BARONE: ... just out today 45 for Bush-Cheney, 47 percent for John Edwards. The A.P.-Ipsos poll came out 48-45 for John Kerry, almost identical results. But when you look at that Pew poll and you look at the age groups, stratification by age, what you find is that the young voters, the under 30 or 35, are 53-35 Kerry. Bush has been doing poorly with young voters in just about all the polls across the board. They also are the ones with the least information of the different age groups and perhaps the more likely to switch.
Bush strategists believe that an eventual investment accounts in Social Security will win them votes among young voters. Kerry said he wants no change in the Social Security system. Bush wants to give them this option. Polling tends to suggest that that will be the case, at least when people are given that abstract question. We'll see what happens in the actually campaign.
HUME: What about the ads? Bush has had this new ad out that have him speaking in the ads. Mrs. Bush at his side in at least one of them. What is your judgment about their affect?
BARONE: Well, he's -- those ads, or at least one of them, is rolling out the theme of the ownership society, that you'll own your retirement, that you'll healthcare. And this is part of what he wants to present as a serious policy agenda for a second term.
HUME: Does he come across in the ads more attractive, more appealing than before or what?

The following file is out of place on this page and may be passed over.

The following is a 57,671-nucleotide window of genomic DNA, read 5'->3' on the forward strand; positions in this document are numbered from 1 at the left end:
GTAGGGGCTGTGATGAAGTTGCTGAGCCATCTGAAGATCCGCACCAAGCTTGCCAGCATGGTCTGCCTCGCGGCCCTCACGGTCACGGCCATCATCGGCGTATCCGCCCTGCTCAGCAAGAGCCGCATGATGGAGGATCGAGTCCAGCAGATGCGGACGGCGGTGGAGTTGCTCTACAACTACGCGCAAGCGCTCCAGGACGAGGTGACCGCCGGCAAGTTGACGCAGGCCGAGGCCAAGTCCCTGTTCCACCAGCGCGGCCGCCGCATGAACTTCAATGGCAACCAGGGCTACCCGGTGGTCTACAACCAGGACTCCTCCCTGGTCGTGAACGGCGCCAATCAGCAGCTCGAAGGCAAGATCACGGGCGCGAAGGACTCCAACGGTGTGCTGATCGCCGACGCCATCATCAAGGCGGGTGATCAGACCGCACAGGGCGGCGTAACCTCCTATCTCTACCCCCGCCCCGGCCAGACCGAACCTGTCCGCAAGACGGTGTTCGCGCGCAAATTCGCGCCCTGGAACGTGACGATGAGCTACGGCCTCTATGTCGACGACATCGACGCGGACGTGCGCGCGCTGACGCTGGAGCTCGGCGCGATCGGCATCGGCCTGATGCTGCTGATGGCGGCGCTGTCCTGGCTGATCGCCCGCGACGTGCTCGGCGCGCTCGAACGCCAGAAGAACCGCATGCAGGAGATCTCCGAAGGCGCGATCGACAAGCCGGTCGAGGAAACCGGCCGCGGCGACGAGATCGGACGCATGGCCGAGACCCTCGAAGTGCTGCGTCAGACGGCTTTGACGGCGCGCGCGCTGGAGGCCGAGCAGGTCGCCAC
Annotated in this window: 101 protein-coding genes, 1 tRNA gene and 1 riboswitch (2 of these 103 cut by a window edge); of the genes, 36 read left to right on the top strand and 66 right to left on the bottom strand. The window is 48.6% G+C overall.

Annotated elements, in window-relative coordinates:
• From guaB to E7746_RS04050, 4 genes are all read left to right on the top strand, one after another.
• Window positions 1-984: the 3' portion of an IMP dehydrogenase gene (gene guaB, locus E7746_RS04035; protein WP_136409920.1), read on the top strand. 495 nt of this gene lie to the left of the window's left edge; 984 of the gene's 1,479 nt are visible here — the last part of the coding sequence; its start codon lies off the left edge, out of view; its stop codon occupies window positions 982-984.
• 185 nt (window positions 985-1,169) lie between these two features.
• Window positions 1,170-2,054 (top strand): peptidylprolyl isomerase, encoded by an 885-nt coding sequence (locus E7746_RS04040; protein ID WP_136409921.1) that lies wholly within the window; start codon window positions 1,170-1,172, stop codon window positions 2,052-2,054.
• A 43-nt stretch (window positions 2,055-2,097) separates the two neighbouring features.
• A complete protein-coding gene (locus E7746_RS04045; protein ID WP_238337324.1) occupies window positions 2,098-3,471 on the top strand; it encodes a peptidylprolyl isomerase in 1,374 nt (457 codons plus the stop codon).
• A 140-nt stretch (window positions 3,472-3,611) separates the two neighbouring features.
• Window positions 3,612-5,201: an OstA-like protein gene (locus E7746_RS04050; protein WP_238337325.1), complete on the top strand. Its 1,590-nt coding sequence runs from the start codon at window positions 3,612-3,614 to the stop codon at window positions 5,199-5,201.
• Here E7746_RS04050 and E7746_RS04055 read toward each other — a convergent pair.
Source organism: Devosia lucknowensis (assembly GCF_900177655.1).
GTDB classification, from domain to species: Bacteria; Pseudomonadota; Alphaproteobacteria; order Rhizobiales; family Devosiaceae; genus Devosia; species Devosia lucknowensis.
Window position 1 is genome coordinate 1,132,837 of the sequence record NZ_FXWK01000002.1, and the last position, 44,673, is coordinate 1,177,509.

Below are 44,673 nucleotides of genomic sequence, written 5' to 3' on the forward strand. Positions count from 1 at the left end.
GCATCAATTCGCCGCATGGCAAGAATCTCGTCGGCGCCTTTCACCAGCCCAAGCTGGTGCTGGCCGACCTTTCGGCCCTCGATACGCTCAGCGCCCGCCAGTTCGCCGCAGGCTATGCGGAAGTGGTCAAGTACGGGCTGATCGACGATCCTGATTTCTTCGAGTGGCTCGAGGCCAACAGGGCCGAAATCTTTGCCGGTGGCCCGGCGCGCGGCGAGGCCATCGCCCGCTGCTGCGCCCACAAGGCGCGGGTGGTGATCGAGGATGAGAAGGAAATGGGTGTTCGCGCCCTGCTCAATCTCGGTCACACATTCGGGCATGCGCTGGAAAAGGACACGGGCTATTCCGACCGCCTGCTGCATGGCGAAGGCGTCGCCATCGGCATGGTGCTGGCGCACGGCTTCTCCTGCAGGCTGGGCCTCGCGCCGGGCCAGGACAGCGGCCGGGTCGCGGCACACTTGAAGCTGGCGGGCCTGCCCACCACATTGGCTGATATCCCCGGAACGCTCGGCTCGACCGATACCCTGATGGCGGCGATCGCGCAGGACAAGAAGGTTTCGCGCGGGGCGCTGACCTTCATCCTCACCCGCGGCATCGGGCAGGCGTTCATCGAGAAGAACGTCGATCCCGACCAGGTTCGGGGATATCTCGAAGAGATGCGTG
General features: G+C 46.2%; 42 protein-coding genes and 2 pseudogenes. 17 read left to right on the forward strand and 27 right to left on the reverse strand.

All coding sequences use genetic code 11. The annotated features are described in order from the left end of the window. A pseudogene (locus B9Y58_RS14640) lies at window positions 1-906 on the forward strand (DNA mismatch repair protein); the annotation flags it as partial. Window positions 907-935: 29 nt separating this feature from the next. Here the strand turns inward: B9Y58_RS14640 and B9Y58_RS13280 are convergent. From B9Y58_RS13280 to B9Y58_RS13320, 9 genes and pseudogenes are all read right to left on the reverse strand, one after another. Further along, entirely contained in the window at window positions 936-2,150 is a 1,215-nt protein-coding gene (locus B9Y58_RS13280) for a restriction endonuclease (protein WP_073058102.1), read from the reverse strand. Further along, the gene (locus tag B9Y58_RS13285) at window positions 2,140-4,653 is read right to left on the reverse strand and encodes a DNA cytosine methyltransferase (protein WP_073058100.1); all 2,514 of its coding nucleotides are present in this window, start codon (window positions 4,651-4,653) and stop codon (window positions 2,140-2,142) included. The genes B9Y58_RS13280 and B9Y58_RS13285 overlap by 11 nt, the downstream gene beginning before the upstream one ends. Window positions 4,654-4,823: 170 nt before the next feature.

BARONE: Well, I think he comes across as being articulate, as he sometimes seems not to be in his impromptu comments, or responses to questions after meetings with foreign leaders and things of that sort. So that's probably an advantage to him.
And you know, he is going to try and recast some of the thinking on some of the issues. I mean if you take the economy, the Pew poll showed that who can best improve the economy. John Kerry 52, George W. Bush 37. That's a big margin for John Kerry.
HUME: Yes. And it's up noticeably from May.
BARONE: It's up noticeably.
HUME: Not massively, but noticeably.
BARONE: Kerry has -- even though the economy has generally been improving, so can Bush turn around feeling on that? Can he convince people who feel that their own personal economic situation is good, that the economic situation of the country is good? That's one of the things that he is going to have to be trying to do.
HUME: And if he can do that, that could make a real difference?
BARONE: Yes. And there's one other thing from the Pew poll. When they ask strong leader, Bush's lead over Kerry was actually greater than before the Democratic convention.
HUME: I see that now, 23 points. Wow.
All right. Michael, great to have you as always. Thank you.